by Jennifer Burcke
In my last post, I shared the horror of finding two frozen and cracked eggs waiting for me in our coop on a frigid January morning. I removed their shells and placed them in a bowl in the hopes that they would defrost and be usable in a baking recipe. After they had spent several hours in the refrigerator sans shells, they did in fact thaw and by the end of the day we had chocolate chip cookie bars to eat for a bedtime snack.
In the days that followed, countless chicken keepers shared their methods for combating the bitterly cold weather and frozen water in their coops. I was amazed at the creativity and thankful for all of the great suggestions. I can’t wait to give a few of them a try and share the outcome with you.
By morning, the shells were not gone, but we were making progress. The shell had begun to break down and small portions were completely dissolved. Bubbles were still forming and rising to the surface taking small particles of the disappearing shell with them. The acetic acid in the vinegar was clearly breaking the egg’s calcium carbonate shell into calcium, which was rising to the surface. At the same time, the acid was reacting with the shell to create carbon dioxide in the form of bubbles. We also noticed that the eggs began to float in the vinegar solution. Each time we opened the refrigerator door, they seemed to be closer to floating to the surface of the vinegar.
In minutes, my children were talking to each other about the eggs, the shells, and the miraculous membrane that had survived an environment that the shell could not. Out came the microscope. Soon there was a slide made with a fragment of the dissolving eggshell. Under the microscope, it became clear that what was left of the shell was incredibly porous.
We placed one egg in a clean jar filled with tap water. The second egg was destined for a jar filled with corn syrup. While the first egg was happy to sink in the water, the second refused to be submerged in the thick corn syrup. Instead, it floated on top like an egg-shaped ship lost at sea. I tried to push it down into the syrup, but it was no use. Now it was time to place them both back in the refrigerator for 24 hours.
The next morning, the corn syrup egg had already been transformed. The membrane had given us a lesson in osmosis that was so easy to understand that my 6-year-old grasped it immediately. Because the corn syrup does not contain much moisture, the selectively permeable membrane of the egg had allowed liquid from inside the membrane to exit into the container in order to equalize the pressure. When that happened, the egg was suddenly flabby and deflated, weighing a mere 50 grams. In fact, there was a considerable amount of vinegar now floating on top of the corn syrup in the Mason jar.We could actually pinch the membrane between our fingers and even pick the egg up by the membrane. In contrast, the egg that had spent the evening in water had ballooned up to 91 grams. Its membrane was stretched so tightly that we could no longer press our fingers into it. It felt as if it might burst at any moment.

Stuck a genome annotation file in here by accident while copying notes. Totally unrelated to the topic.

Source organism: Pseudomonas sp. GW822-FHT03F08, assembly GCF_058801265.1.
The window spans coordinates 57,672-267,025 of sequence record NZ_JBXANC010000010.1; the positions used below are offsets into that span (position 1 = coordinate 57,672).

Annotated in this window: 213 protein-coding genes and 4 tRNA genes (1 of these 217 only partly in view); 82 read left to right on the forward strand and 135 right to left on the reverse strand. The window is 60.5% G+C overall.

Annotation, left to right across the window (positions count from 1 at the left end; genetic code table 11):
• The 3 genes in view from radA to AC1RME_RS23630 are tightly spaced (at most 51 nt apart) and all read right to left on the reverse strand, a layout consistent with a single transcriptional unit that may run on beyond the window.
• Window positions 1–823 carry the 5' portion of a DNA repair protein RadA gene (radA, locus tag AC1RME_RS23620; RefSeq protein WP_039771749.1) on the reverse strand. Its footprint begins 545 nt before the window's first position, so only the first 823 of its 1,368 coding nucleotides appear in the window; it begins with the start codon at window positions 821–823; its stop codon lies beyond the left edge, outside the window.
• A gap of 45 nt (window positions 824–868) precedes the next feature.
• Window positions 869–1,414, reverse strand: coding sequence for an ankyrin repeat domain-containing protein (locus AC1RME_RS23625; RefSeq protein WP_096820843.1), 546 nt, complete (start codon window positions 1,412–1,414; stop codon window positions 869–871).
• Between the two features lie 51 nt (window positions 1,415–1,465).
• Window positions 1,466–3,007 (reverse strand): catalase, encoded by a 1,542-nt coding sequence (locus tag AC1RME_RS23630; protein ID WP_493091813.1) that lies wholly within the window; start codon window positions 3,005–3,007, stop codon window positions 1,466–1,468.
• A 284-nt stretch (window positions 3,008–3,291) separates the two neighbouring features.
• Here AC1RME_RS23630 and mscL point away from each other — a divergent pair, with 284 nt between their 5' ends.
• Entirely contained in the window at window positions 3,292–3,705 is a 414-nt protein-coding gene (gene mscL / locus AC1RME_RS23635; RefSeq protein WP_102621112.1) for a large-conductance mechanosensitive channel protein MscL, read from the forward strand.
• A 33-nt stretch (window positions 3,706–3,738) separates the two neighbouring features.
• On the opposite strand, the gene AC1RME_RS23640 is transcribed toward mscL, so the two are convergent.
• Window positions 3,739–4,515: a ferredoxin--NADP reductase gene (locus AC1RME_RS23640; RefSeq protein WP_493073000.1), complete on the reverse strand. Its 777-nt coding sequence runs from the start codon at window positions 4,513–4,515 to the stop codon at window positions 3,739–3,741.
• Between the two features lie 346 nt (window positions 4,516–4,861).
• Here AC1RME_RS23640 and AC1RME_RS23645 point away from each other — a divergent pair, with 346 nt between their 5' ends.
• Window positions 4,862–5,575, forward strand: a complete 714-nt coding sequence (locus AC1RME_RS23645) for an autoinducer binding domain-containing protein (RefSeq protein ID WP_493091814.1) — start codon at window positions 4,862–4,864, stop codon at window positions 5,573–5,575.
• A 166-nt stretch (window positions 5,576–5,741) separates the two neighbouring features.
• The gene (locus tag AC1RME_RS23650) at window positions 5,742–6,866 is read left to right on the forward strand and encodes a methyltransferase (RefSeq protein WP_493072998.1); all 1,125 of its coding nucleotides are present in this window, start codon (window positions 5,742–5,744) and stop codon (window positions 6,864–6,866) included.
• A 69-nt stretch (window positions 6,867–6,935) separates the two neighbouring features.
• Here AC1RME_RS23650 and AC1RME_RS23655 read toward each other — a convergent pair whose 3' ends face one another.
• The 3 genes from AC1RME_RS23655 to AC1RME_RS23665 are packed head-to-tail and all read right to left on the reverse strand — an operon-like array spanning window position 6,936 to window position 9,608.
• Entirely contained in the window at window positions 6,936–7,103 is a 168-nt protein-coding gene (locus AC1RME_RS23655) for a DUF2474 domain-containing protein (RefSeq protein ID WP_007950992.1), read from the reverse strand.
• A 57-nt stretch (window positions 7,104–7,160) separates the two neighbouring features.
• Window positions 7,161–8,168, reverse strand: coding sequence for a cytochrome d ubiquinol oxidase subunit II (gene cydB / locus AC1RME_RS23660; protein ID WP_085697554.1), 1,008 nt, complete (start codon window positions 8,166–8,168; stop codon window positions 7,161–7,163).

We held the egg that had been in water up in front of a light to see how translucent it was. We could see the contents of the egg clearly. It was as if we had a three-dimensional cross section of an egg. It was easy to see the yolk, albumen and chalaza. By rotating the egg, we could watch as the contents moved freely. After we finished inspecting the egg in the bright light, we moved on to complete the experiment. We returned the full egg to its water bath. The egg that had spent 24 hours in corn syrup was placed in a clean jar and covered with water. Within a few hours, it had absorbed enough water to be fully formed. When we weighed both eggs the next morning, they each weighed 94 grams.
This experiment reminded me of the marvel of nature that an egg represents. Magic happens out in our chicken coops every day. Now, thanks to our hens and a few store-bought eggs, magic had happened in my farmhouse kitchen. My children learned not just about the egg, but about chemical reactions, osmosis, and permeability while having fun. Here’s another amazing fact: I had as much fun as they did and learned a lot about the anatomy of the egg in the process. Tomorrow morning, when I’m out in the coop delivering morning oatmeal to our hens, I may have to make one change to our morning routine. Instead of addressing them by their names: Hedwig, Amelia, Bertha, Marigold, Abigail, Fawkes and Sally, I may have to call them by a more descriptive moniker. Until I can figure out the appropriate greeting, I’ll guess that, “Good morning, professors” will have to do.
This spring, we’ll be making a few additions to our flock and sharing the experience with you. The chicks are ordered and will be arriving in April. I will be chronicling the life of our new chickens from day-old chicks into laying hens through a recurring series of posts about life in the coop at 1840 Farm. Stay tuned!